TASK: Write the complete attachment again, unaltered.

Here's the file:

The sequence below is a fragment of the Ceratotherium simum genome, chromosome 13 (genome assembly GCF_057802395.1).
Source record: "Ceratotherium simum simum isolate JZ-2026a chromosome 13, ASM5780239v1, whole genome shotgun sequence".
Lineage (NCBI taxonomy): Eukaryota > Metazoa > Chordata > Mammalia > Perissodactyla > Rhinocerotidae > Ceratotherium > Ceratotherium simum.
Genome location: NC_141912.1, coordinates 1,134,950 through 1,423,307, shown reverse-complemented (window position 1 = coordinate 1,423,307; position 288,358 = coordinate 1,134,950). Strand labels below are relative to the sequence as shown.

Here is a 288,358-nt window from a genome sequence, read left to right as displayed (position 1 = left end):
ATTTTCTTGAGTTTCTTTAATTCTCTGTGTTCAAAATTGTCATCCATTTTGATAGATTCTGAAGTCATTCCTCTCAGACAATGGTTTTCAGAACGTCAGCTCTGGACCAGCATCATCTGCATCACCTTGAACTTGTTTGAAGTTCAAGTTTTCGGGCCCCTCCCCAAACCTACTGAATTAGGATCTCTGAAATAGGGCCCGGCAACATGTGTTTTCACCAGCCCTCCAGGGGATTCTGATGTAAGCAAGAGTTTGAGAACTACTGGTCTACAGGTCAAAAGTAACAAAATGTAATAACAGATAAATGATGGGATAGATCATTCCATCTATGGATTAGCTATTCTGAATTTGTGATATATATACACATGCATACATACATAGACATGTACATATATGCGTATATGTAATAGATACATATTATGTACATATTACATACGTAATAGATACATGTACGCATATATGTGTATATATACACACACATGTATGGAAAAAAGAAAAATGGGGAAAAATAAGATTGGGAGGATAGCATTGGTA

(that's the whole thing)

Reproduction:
The sequence below is a fragment of the Ceratotherium simum genome, chromosome 13 (genome assembly GCF_057802395.1).
Source record: "Ceratotherium simum simum isolate JZ-2026a chromosome 13, ASM5780239v1, whole genome shotgun sequence".
Lineage (NCBI taxonomy): Eukaryota > Metazoa > Chordata > Mammalia > Perissodactyla > Rhinocerotidae > Ceratotherium > Ceratotherium simum.
Genome location: NC_141912.1, coordinates 1,134,950 through 1,423,307, shown reverse-complemented (window position 1 = coordinate 1,423,307; position 288,358 = coordinate 1,134,950). Strand labels below are relative to the sequence as shown.

Here is a 288,358-nt window from a genome sequence, read left to right as displayed (position 1 = left end):
ATTTTCTTGAGTTTCTTTAATTCTCTGTGTTCAAAATTGTCATCCATTTTGATAGATTCTGAAGTCATTCCTCTCAGACAATGGTTTTCAGAACGTCAGCTCTGGACCAGCATCATCTGCATCACCTTGAACTTGTTTGAAGTTCAAGTTTTCGGGCCCCTCCCCAAACCTACTGAATTAGGATCTCTGAAATAGGGCCCGGCAACATGTGTTTTCACCAGCCCTCCAGGGGATTCTGATGTAAGCAAGAGTTTGAGAACTACTGGTCTACAGGTCAAAAGTAACAAAATGTAATAACAGATAAATGATGGGATAGATCATTCCATCTATGGATTAGCTATTCTGAATTTGTGATATATATACACATGCATACATACATAGACATGTACATATATGCGTATATGTAATAGATACATATTATGTACATATTACATACGTAATAGATACATGTACGCATATATGTGTATATATACACACACATGTATGGAAAAAAGAAAAATGGGGAAAAATAAGATTGGGAGGATAGCATTGGTA